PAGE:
If you want to enter a specialized trade to become an electrician, builder, airline mechanic, or even a hair stylist, a two-year trade school offers more value for you. However, if you aim to be an environmental engineer, graphic designer, or physician, you will need advanced degrees.
Having some idea of what you want to accomplish in life is crucial. Once you know what you want to do, you can then consider the least expensive, and most beneficial path to get you there. You can also avoid wasting a lot of time and money on something that you ultimately won’t use.
3. Make an Out-of-State Plan
What if you dream of attending an out-of state university, but your budget just doesn’t align with this goal? Well, you might consider moving to that state for a period of time before you begin attending. Typically, to gain in-state tuition status, you’d need to live in that state for a period of 6 months to a year before applying.
Obviously, it would be far easier and more budget-friendly to do your homework about schools in your own state to find the programs you aim for. That said, if your heart is set on a particular school, maybe make the move, and start attending classes at a community college in that area. You can then apply for your dream school once in-state status is achieved.
4. Apply for Scholarships
You should be applying for every scholarship and grant that you can. Remember: every single penny that you earn is one fewer penny you have to come up with out of pocket.
Thankfully, there are literally hundreds of national scholarships and fellowships out there to choose from. That’s not even mentioning the grant money that is donated to schools every year for students in need.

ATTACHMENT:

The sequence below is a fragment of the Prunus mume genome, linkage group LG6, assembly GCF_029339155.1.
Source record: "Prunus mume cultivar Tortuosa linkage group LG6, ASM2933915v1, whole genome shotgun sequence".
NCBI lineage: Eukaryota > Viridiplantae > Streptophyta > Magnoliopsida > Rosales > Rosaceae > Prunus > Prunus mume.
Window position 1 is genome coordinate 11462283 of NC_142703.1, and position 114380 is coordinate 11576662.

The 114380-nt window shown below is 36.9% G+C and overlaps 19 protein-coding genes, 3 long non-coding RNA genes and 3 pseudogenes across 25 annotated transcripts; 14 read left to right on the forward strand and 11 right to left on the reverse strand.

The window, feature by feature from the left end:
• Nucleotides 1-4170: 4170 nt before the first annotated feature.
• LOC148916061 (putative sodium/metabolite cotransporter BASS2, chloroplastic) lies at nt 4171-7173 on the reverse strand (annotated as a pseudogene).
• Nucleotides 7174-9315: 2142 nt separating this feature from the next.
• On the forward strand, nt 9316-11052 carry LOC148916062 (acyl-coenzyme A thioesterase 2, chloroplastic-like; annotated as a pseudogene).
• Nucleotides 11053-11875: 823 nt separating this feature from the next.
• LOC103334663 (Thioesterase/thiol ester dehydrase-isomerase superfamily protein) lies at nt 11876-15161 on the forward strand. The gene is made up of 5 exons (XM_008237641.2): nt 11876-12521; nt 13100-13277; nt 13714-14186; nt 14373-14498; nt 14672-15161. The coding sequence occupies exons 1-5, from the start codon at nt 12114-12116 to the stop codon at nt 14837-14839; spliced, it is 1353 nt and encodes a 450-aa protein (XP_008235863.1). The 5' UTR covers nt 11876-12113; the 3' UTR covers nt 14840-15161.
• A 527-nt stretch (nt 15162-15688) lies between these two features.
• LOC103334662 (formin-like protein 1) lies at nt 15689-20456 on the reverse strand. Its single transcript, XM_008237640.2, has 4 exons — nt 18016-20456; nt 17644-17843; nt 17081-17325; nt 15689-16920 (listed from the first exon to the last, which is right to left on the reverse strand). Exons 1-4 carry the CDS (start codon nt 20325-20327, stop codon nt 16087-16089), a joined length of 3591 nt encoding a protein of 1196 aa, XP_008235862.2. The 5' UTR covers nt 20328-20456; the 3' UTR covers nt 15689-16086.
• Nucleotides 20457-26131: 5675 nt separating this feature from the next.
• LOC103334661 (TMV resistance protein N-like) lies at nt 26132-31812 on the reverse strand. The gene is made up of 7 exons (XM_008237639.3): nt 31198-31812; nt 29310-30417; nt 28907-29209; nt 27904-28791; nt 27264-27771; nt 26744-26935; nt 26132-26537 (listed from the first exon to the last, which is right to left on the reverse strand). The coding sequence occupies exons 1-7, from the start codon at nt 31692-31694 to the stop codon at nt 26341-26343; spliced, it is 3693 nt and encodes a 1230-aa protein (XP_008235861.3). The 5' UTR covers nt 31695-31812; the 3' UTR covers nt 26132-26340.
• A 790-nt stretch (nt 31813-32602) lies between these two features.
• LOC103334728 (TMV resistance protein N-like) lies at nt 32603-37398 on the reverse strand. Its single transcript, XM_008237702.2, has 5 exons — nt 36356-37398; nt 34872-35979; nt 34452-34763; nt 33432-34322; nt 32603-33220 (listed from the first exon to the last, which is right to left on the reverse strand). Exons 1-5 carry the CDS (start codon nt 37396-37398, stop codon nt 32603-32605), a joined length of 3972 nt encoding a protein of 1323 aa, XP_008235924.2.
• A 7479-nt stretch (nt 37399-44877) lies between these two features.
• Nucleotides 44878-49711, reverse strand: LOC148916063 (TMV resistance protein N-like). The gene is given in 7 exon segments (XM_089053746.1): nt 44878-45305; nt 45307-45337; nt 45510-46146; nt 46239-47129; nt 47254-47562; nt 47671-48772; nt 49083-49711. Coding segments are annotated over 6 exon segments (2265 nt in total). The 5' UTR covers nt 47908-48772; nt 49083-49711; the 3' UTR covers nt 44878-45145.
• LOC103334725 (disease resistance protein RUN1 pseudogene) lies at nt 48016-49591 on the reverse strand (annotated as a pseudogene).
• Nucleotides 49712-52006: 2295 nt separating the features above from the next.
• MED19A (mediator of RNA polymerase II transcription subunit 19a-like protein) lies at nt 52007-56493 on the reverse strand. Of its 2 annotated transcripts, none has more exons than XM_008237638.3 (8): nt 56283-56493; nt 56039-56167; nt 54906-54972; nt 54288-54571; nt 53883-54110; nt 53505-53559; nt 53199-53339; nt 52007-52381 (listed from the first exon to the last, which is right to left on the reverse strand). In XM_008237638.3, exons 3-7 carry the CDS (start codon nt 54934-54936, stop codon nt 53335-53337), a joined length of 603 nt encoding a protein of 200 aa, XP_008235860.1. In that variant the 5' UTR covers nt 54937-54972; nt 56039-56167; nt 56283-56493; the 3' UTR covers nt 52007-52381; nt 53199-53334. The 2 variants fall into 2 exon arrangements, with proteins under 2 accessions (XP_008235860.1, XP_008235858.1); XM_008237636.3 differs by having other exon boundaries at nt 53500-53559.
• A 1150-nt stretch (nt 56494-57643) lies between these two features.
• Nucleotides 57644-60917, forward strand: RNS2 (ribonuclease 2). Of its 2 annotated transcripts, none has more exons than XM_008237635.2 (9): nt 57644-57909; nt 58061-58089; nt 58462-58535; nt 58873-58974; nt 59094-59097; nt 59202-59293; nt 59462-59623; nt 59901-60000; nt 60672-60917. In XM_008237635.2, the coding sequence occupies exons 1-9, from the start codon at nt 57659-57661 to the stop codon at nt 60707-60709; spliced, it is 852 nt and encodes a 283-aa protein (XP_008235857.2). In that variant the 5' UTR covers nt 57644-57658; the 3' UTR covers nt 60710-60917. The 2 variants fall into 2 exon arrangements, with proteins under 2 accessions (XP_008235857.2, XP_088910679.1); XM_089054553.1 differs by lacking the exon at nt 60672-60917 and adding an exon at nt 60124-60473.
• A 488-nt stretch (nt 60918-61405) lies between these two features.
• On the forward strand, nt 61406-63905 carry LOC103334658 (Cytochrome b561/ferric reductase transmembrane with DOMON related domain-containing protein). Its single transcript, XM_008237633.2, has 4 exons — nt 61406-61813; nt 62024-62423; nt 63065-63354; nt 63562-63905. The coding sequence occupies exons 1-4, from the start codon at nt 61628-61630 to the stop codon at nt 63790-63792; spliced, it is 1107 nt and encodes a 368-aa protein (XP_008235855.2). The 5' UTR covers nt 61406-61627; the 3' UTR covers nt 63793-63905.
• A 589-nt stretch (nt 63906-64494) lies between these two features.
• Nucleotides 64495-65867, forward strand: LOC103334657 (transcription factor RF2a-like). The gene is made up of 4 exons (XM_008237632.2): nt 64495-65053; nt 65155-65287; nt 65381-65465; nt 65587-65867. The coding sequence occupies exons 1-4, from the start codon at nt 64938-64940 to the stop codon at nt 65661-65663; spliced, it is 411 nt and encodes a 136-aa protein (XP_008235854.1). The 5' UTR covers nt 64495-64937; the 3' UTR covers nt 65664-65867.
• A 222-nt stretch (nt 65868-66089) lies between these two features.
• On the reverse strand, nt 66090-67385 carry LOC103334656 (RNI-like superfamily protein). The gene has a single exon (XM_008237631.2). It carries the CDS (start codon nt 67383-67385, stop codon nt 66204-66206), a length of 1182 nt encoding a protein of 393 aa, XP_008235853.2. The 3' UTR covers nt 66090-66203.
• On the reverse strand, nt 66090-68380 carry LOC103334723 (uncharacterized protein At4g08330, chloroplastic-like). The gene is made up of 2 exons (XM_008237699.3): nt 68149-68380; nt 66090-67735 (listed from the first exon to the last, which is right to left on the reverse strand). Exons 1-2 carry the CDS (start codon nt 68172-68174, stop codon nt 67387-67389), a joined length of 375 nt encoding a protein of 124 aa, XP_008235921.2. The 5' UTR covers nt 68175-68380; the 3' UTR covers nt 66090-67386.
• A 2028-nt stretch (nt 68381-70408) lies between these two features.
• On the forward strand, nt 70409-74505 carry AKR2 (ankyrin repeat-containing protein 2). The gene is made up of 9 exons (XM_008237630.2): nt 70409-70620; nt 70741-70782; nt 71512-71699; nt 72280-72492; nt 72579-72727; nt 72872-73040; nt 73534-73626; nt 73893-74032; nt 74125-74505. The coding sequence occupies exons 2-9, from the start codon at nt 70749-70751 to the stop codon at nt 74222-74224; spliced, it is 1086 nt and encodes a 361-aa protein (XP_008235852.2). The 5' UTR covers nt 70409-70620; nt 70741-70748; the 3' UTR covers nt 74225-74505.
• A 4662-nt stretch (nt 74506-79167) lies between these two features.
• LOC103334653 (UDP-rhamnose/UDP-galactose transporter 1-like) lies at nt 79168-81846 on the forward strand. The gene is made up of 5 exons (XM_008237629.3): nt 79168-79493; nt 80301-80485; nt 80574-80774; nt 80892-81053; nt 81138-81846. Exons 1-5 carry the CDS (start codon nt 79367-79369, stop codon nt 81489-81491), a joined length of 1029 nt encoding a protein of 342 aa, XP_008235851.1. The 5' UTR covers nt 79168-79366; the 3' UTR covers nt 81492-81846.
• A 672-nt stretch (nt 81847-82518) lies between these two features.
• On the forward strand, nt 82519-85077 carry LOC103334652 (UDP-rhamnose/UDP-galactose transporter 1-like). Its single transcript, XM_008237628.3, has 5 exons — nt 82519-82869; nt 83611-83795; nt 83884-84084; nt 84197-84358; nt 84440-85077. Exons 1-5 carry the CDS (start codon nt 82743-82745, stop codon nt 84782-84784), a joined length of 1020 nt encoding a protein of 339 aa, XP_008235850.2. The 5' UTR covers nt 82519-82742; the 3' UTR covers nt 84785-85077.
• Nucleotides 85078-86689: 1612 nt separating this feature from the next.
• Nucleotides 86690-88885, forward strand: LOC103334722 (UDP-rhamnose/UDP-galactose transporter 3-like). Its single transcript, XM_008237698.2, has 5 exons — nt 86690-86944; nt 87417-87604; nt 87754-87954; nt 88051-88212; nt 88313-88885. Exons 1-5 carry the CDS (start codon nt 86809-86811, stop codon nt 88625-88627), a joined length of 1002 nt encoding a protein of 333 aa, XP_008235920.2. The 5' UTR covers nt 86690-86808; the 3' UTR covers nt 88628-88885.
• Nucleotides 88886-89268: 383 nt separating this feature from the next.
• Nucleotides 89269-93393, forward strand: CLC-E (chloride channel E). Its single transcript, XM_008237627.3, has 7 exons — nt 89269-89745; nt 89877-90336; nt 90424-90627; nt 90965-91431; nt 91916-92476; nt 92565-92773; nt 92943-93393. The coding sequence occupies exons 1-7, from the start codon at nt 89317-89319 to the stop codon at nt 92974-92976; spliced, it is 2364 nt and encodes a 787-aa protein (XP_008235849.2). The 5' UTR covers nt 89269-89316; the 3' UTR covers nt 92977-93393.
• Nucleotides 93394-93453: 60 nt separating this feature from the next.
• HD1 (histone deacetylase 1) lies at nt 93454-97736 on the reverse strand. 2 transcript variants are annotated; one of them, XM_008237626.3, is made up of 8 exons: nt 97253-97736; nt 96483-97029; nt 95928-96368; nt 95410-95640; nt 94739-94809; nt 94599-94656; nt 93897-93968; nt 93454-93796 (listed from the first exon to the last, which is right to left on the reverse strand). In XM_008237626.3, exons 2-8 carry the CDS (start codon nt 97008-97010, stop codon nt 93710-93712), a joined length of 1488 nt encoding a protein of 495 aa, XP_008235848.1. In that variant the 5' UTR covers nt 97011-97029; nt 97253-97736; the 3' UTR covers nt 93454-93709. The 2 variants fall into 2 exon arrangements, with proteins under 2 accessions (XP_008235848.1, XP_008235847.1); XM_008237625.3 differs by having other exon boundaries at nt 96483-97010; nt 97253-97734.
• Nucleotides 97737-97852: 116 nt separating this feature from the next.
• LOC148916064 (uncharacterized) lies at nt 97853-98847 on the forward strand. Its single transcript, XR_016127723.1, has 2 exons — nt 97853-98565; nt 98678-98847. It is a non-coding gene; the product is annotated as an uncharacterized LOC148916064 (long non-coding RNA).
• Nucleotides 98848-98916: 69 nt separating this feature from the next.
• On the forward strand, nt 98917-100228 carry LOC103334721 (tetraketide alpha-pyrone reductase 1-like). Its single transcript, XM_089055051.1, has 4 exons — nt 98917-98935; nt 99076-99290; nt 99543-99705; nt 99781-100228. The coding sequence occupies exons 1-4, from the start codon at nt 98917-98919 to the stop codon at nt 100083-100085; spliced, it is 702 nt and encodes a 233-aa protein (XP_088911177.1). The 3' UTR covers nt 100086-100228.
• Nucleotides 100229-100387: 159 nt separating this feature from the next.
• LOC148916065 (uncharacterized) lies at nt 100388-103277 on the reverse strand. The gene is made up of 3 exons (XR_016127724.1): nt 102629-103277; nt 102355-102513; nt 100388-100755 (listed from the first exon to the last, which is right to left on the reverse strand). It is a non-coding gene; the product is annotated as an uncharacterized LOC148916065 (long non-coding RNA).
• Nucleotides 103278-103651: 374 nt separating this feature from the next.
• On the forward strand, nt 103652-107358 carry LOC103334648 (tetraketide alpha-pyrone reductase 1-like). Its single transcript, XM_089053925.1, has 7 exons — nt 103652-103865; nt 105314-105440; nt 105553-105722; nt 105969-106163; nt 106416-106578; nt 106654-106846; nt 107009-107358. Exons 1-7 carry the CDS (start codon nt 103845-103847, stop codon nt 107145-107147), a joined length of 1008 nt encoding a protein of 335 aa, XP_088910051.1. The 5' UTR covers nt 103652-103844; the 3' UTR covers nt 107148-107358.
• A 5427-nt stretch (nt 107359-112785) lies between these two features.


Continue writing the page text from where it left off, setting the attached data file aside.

Your very first step on this path should be to fill out the FAFSA, or the federal application for student aid. You should then strategize with your parents and counselors to help you find programs that are relevant to you and your grade averages.
These programs are just sitting around waiting for students who need them. If you can demonstrate that need, you can likely reduce much of your tuition costs upfront.
5. Work a Summer Job
Now, this one is less exciting, but it helps. Working a job to earn tuition money can also give you great material for your resume. In some cases, it may even count towards your community service credits for a 4-year university.
It may not seem like the few bucks you earn over a summer can make much difference. It adds up quickly, though. The money you earn may help pay for a year’s worth of books, or part of your housing. It may even be enough to cover your food budget for a semester.
6. Work-Study is CLUTCH
Lastly, an often overlooked all-star in the college affordability game is your school’s work-study program. We cannot stress this enough; work study can significantly reduce your in-school costs without cutting into your financial aid and grants.
How this works is that you would essentially be working for the school in exchange for a paycheck. However, that paycheck doesn’t count as typical earnings according to financial aid. This means you’d be able to buy yourself things you need while you’re studying, without hurting your chances of getting a need-based scholarship or grant.
Additionally, it means you’d potentially borrow much less than you would otherwise, if student loans are on the horizon.
Go Get After It!
At the end of the day, only you (and your parents) can determine what’s most important to you. All we can do is recommend clever life hacks that others have learned the hard way.
Remember, though: you can afford college. Being creative, frugal, and decisive can help get you there.